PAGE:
When it comes to the 2020 fall sports season, ‘it’s all about the kids’

When it comes to the 2020 fall sports season, ‘it’s all about the kids’

With Gov. Mike DeWine’s blessing, Ohio high schools are now able to move forward in allowing their high school athletes to play the games they have invested so much time and effort into over the years.

While golf and tennis were under way, the governor’s commitment to allowing each school to move the direction they want to go in playing contact sports opened the door for all fall sports to take place, albeit under some strict guidelines.

With masking and social distancing in place, the governor’s mandates for attending events included each school allowing fans to attend sporting events to just 15% of its seating capacity, meaning a gymnasium that seats 1,000 people can have a total of 150 fans or a football stadium that seats 3,000 can have up to 450 people in the stands. The rules state schools must use the lesser of the 15% rule or 1,500 people outdoors and 300 visitors inside.

That puts a severe limitation on sports fans who have been longtime supporters, but Ridgewood athletic director Matt Colvin put it all in perspective as he continued preparation for the fall sports season.

“This whole time we have been asking the state to give our kids a chance to participate in the sports they love,” Colvin said. “We just wanted them to get a chance to play. That was where our focus was this whole time, and that is where our focus should be now. This isn’t about how many fans we can get into a game. It’s not about the fans, as much as we all love to watch our teams play. It is about the kids.”

Colvin said Ridgewood will face major restrictions. In volleyball the 1,350-seat gymnasium will allow for just 203 seats for fans, and that includes providing the same seating opportunities for visiting teams.

In the football stadium, the 2,100-seat capacity will allow for 315 fans in the stands.

In order to be as fair as possible, each of the 60 football players, eight cheerleaders and 35 band members will be given two vouchers apiece to give to whomever they wish. That is 218 total tickets. The visiting team will be given the same options.

Colvin said he has already heard from longtime football supporters who have season passes who may not be able to see games. While the magic number was believed to be 20% throughout the debate on the percentage of tickets allowed, the governor settled instead on 15%, and Colvin said that extra 5% makes a huge difference.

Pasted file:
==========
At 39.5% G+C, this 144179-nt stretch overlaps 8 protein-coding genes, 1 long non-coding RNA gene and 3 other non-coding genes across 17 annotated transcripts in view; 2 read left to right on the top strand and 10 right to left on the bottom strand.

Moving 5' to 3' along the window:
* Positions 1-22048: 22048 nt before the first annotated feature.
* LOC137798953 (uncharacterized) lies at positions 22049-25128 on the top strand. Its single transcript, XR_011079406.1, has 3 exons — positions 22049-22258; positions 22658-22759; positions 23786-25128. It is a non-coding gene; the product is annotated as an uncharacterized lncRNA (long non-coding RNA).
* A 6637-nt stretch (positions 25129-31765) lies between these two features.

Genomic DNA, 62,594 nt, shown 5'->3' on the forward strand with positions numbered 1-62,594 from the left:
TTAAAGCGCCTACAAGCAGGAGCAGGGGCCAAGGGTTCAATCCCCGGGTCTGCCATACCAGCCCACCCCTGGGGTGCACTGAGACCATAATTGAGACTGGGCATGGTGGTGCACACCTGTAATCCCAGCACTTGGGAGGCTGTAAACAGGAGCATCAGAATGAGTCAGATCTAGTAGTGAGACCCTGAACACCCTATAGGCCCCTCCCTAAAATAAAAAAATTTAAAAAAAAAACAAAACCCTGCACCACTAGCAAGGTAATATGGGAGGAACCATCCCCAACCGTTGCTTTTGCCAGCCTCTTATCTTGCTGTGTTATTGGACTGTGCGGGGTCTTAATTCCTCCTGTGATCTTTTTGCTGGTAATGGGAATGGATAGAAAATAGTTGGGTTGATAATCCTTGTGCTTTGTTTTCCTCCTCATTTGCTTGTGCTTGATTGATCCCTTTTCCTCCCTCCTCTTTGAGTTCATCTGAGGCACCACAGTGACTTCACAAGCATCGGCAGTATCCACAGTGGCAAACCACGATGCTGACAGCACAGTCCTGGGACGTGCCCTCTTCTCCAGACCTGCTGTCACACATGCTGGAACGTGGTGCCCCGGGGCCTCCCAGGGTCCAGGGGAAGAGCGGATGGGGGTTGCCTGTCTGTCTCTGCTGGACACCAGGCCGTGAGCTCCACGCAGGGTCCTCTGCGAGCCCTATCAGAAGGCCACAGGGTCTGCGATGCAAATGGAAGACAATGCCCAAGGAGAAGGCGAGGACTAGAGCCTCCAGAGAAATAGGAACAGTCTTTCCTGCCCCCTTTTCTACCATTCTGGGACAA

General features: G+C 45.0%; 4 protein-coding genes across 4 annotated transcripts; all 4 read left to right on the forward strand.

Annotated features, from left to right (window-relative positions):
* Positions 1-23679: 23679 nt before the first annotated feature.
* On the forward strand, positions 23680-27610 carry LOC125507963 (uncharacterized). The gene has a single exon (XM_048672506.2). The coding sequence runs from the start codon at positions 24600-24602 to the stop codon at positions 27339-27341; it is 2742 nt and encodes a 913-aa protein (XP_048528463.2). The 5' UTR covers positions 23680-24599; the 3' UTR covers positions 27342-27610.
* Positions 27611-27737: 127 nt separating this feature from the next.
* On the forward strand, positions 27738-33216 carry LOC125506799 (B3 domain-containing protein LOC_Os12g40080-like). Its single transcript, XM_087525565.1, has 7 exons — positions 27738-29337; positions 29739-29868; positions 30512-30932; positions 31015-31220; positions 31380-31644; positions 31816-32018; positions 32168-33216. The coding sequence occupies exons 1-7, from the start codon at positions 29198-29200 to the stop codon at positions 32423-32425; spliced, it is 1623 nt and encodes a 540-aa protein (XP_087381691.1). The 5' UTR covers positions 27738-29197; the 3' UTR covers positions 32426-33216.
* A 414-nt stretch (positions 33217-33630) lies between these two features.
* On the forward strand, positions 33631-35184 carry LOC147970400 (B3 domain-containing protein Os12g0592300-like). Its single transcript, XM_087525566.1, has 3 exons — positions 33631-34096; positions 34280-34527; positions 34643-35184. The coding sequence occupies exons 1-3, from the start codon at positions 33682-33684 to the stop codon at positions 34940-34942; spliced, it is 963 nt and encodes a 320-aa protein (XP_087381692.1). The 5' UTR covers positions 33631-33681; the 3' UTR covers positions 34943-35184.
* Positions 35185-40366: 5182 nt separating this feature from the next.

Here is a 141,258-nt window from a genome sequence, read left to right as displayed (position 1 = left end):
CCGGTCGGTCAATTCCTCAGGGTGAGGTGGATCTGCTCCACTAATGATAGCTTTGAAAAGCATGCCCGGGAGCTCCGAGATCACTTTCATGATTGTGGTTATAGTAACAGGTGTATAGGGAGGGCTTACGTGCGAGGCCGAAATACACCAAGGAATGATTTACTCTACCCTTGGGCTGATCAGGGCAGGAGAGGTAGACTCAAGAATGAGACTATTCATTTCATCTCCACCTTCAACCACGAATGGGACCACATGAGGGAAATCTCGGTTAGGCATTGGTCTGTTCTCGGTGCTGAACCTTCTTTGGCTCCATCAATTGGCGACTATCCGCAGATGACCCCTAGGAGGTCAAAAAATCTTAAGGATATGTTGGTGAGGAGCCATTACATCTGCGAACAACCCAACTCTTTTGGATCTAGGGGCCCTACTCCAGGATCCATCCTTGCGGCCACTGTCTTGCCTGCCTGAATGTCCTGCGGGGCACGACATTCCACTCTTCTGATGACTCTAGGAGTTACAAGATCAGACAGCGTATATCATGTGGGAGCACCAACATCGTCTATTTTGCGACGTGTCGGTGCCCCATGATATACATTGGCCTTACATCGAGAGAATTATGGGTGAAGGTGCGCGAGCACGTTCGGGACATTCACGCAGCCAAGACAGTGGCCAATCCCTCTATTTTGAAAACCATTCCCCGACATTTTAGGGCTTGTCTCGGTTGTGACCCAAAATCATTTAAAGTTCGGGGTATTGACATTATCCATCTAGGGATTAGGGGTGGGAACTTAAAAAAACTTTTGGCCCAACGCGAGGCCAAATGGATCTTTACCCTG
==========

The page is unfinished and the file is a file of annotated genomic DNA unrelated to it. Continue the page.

The plan from there is simple. If a person has a voucher, they may come in to watch the action. If they don’t, they are out of luck.

Even so, Colvin said people have to remember what is truly important, and sacrifices will have to be made in order to provide the student-athletes with an opportunity to play this fall and maybe even beyond.

“We want to do whatever we can to make this a memorable year for our student-athletes, and especially our seniors,” Colvin said. “If that means not being able to see them play in person, then so be it because we need to make this about our kids and giving them a chance to be successful on the field. There is nothing we can do because we are dealing with some big-time stipulations, and we want to follow the rules.”

Colvin said the world is in a bit of chaos right now for athletic directors, who are scrambling to deal with the fans in stands issue. He said many feel frustrated this decision wasn’t arrived at a couple of weeks earlier, but all will find ways to deal with the mandates sent down from above.

“We have gone about this the best way possible,” Colvin said. “We are basically building a plane while we’re flying it, but we will work within the guidelines we’ve been given to ensure the safety of our kids.”

Hiland athletic director Art Yoder said he was hoping for even more clarity, but whether people agree with what was mandated or not, schools must abide. The Perry Reese, Jr. Community Center seats 1,600 people, meaning the Hawks can host 240 fans for inside events.

That means Yoder may have to manipulate some schedules and bring middle school events into the Reese Center rather than having them in the school gymnasium, but that is a small inconvenience compared to letting kids play the games.

“Regardless of how we feel personally about all of this, our fall sports season is here, and we all have certain things we have to adhere to,” Yoder said. “Our kids can play, and that is the main thing. That hurdle is crossed, but we have to continue to be vigilant and stay on our kids and our fans and have them set good examples by being conscious about safety and health factors. We can’t take anything for granted at this point because above all we want our student-athletes to have this opportunity to play.”

Considering the fact that for months it appeared unlikely that contact sports would take place at all, the public is encouraged in the fact that the student-athletes are able to play their respective seasons.